Ever watched a reality T.V. show about hoarders? They are horrifying. Piles of magazines from multiple decades. Bedrooms filled with polyester clothing and cats. These shows always shock my system. They send me straight to my clutter to spend time determining what is worth saving and what is not.
With the impending implementation of the Common Core Standards Initiative, I feel as though I am watching a different kind of hoarding show—educational hoarders. And I have to admit I’m a part of it. Even though I know that the common standards require increased rigor and creativity, I see myself struggling to let go of that fantastic lesson plan that worked so well for that one novel that one day so long ago.
Fellow teachers, let’s be honest now. Think about your classroom or educational workspace. Do you (like me) have filing cabinet drawers filled with old copies and student work? Do you have shelves filled with dusty books and binders of curriculum? Could you be an educational hoarder?
I don’t believe that we have to throw all of our stuff out the window with the implementation of the common standards. Just as our students will need scaffolding to find success with the increased rigor of the new standards, we, as teachers, will need to utilize our tried and true lessons and tricks as a foundation to build from. But I’d challenge you to truly consider what best practice looks like.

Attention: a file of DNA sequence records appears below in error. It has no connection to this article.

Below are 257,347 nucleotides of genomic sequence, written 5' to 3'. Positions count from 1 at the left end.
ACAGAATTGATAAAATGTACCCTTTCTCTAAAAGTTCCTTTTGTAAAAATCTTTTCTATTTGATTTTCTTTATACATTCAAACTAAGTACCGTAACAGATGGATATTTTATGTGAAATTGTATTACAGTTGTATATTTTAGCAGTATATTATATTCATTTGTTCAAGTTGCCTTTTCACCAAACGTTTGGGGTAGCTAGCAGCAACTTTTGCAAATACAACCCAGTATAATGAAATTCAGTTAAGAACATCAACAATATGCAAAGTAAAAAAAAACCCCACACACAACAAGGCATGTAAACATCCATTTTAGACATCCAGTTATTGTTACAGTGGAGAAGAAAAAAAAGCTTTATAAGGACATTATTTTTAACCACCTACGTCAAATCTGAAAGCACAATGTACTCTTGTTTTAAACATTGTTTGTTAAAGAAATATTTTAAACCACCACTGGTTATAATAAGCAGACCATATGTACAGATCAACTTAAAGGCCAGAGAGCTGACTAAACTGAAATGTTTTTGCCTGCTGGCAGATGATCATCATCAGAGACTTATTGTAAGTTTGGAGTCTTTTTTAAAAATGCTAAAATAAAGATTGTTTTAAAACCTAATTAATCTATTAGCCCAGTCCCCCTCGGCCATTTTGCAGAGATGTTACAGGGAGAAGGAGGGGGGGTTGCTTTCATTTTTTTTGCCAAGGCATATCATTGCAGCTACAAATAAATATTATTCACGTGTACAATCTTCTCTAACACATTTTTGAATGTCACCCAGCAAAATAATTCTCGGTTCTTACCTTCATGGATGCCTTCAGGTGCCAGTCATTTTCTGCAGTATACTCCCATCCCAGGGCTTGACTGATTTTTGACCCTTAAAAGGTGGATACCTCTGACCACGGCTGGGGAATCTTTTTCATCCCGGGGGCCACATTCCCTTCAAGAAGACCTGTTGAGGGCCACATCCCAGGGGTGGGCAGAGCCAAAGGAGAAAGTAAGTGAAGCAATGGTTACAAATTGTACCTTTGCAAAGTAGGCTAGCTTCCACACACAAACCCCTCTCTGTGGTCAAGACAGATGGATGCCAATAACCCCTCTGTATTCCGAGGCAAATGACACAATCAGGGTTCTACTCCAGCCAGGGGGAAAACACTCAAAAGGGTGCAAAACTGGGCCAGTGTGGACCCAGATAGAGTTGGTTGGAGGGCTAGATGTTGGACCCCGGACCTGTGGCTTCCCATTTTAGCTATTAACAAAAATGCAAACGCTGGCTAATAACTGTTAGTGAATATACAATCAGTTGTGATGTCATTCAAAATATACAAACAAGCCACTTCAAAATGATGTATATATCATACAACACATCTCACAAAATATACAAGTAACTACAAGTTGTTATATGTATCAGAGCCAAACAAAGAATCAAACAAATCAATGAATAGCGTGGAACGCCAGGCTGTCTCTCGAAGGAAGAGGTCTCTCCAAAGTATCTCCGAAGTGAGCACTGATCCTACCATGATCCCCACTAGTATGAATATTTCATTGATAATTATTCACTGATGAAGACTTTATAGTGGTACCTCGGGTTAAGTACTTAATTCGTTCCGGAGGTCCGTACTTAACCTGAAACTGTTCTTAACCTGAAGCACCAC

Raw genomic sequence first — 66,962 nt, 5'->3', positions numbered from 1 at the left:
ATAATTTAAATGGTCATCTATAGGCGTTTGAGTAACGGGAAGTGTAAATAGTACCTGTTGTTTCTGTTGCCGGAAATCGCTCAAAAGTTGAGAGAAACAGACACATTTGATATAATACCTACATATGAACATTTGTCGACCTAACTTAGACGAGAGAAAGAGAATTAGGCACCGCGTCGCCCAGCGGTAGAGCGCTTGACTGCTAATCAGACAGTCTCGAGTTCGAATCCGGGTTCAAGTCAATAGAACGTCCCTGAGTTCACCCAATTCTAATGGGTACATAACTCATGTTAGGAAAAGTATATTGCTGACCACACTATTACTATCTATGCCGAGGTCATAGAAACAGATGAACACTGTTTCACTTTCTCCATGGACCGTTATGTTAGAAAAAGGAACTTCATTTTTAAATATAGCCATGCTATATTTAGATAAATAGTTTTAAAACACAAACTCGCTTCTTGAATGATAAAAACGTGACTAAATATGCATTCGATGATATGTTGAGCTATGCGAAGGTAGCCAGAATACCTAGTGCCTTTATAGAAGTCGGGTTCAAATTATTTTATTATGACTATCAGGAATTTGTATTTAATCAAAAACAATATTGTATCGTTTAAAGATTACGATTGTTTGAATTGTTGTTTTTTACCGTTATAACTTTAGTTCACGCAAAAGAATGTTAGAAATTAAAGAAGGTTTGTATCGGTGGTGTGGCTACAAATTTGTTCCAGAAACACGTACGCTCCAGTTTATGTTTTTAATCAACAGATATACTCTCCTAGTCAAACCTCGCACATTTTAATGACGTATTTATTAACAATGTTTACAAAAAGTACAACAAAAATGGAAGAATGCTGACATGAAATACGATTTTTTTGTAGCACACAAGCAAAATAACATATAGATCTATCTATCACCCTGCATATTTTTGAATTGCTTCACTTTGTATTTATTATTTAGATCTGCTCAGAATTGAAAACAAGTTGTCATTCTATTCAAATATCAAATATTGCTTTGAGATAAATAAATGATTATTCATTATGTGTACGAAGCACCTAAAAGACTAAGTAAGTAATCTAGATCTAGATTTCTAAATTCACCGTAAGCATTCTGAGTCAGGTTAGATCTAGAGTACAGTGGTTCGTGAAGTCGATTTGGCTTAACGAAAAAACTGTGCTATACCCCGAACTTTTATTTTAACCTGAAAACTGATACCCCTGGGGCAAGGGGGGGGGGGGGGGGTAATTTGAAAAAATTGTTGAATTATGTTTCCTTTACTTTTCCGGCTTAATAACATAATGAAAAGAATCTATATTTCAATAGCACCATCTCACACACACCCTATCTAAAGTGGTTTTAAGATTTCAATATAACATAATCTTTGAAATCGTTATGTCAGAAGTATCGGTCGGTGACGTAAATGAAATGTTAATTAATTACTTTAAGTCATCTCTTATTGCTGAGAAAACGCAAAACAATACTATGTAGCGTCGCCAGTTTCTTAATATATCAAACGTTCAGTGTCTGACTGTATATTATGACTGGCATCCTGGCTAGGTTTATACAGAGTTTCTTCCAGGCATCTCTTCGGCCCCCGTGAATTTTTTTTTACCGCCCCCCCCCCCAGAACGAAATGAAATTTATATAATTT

View the impending changes as an opportunity to reflect. Look at the depth of the skills being assessed and consider carefully the various ways you can push your students to demonstrate their learning. Join a professional learning community, either in your school or within larger national networks. Take advantage of the fact that no matter the level of experience we have as educators, we all have the opportunity to grow with the new standards. Take the opportunity to be the voice for positive change within your department and help your peers reflect on their own practice so that there is more alignment and stronger collaboration in your teams.
Change is never easy. But is also important to embrace when it comes our way. It is often the thing we need to make sure we are doing what’s best for our students. Take this chance to dig out of your piles and don’t let your stash get in the way of your growth.
A Colorado native who has taught for nine years. Jessica divides her time evenly between teaching English at Horizon High School in Denver and supporting results-oriented efforts to improve Colorado’s schools. She is a member of the Denver New Millennium Initiative team.
The opinions expressed in Teaching Ahead: A Roundtable are strictly those of the author(s) and do not reflect the opinions or endorsement of Editorial Projects in Education, or any of its publications.